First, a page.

Predicting the Excitability Modulations
A recent study showed that pre-stimulation measures of cortico-cortical evoked potentials (amplitude, latency, and the distance between stimulation site and channel of interest) predicted modulatory effects following 10 Hz prefrontal repetitive stimulation (Keller et al., 2018). Similarly, our results showed that frontal theta power on the pre-stimulation windows explained the power changes after TMS stimulation (93% of variance explained). This is likely to be of huge future clinical relevance, as it provides evidence for the possibility of accurately identifying target windows that are likely to produce a maximum/optimal modulatory effect on the brain circuits, or could serve as a biomarker in the therapeutic intervention of fear or other mental health disorders. It could therefore be used in future trials for the design of non-invasive treatment procedures.
Relationship Between Excitability and BRS
We found that people with higher BRS scores showed higher frontal theta power during fear processing. This result suggests that resilient mechanisms play a key role in modulating fear processing. We also showed that people with low BRS score were less susceptible to the modulatory effects of dmPFC-TMS stimulation, suggesting that preserved ability for coping with aversive situations is directly related to specific patterns of cortical excitation and communication within the regions forming fear network. It will be of interest to evaluate this possibility in people suffering with anxiety-related disorders in future studies.
In this study, dmPFC localization was performed with a neuronavigation system based on individual T1-weighted MRI data and coordinates obtained from the previous study (Meyer et al., 2018). Determining the coordinates in each individual by implementation of instructed fear paradigm in fMRI which has shown activation of dmPFC during threat compared to safe (Meyer et al., 2018) might further improve the spatial specificity of the TMS stimulation. In the future studies, it would be interesting to investigate the effect of pre-processing pipeline implemented in this study on functional connectivity measures. Some researchers recommend playing the auditory background noise through headphones to mask the auditory interference caused by the TMS click, and future studies could consider this approach.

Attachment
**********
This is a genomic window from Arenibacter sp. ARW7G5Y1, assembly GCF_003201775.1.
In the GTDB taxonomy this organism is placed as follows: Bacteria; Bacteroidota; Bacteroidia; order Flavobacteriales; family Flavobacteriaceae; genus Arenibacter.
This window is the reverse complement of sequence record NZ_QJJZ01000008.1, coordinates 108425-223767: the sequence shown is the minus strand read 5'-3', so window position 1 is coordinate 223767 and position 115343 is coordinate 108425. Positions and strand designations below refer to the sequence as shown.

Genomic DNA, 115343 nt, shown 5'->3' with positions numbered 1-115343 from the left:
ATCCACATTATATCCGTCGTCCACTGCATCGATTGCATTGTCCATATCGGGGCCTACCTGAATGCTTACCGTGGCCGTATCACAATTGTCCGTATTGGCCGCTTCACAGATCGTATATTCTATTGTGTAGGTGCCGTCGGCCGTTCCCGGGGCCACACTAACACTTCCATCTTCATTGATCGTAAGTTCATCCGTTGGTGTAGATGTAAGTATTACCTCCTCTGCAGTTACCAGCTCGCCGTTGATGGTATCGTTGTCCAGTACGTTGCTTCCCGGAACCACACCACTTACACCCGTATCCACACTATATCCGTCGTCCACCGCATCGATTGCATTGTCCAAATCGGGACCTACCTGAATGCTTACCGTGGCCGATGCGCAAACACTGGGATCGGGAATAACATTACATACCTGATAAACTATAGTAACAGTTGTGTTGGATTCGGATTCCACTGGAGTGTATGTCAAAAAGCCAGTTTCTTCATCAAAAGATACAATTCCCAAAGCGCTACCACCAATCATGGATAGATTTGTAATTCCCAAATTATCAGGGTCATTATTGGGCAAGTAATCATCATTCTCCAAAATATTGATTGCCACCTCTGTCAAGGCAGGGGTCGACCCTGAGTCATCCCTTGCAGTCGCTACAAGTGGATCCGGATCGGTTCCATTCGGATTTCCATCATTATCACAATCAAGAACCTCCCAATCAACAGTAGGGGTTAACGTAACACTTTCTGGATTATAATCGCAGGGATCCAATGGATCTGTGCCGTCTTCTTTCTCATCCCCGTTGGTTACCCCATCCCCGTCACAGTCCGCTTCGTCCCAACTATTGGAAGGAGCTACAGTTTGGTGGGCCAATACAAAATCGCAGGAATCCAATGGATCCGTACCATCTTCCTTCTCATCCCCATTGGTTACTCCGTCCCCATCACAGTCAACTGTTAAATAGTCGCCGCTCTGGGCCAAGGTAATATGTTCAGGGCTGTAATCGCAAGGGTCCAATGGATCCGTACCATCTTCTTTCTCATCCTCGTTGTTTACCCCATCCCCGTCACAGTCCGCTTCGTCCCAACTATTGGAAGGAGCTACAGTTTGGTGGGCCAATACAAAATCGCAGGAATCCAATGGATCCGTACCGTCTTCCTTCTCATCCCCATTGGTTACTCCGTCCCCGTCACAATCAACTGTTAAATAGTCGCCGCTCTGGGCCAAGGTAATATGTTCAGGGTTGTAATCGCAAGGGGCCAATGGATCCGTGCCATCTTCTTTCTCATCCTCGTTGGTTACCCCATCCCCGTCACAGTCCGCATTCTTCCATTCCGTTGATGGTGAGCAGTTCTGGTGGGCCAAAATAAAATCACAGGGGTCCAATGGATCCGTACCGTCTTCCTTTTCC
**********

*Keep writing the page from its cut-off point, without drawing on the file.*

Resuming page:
In summary, our results provide insight into the dynamics of cortical excitability modulation and functional connectivity during fear processing, while the patterns of pre-stimulation frontal theta power determine the magnitude of effects induced by TMS stimulation. Moreover, frontal theta power is clearly related to an individual’s ability to cope with challenging situations, leaving those individuals with low coping abilities more vulnerable to functional failure in face of adversity.
VC contributed to data acquisition, data analysis, and manuscript writing. NK, TB, and SvG contributed to data acquisition. GG-E contributed to data discussion and manuscript writing. MM and SG contributed to experimental design, data analysis, and revision of the manuscript.
This work was supported by a grant from the German Research Council (DFG; CRC-TR-1193 project B05).
Conflict of Interest Statement
The authors declare that the research was conducted in the absence of any commercial or financial relationships that could be construed as a potential conflict of interest.
We would like to thank Rosalind Gilchrist for proofreading the manuscript.
The Supplementary Material for this article can be found online at: https://www.frontiersin.org/articles/10.3389/fnins.2019.00568/full#supplementary-material
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Keywords: TMS, EEG, instructed fear paradigm, resilience, functional connectivity
Citation: Chirumamilla VC, Gonzalez-Escamilla G, Koirala N, Bonertz T, von Grotthus S, Muthuraman M and Groppa S (2019) Cortical Excitability Dynamics During Fear Processing. Front. Neurosci. 13:568. doi: 10.3389/fnins.2019.00568
Received: 18 December 2018; Accepted: 17 May 2019;
Published: 04 June 2019.
Edited by:Shapour Jaberzadeh, Monash University, Australia
Reviewed by:Xiaoli Li, Beijing Normal University, China
Ali Yadollahpour, Ahvaz Jundishapur University of Medical Sciences, Iran
Matthias Grothe, University of Greifswald, Germany
Copyright © 2019 Chirumamilla, Gonzalez-Escamilla, Koirala, Bonertz, von Grotthus, Muthuraman and Groppa. This is an open-access article distributed under the terms of the Creative Commons Attribution License (CC BY). The use, distribution or reproduction in other forums is permitted, provided the original author(s) and the copyright owner(s) are credited and that the original publication in this journal is cited, in accordance with accepted academic practice. No use, distribution or reproduction is permitted which does not comply with these terms.
*Correspondence: Sergiu Groppa, firstname.lastname@example.org
†These authors have contributed equally to this work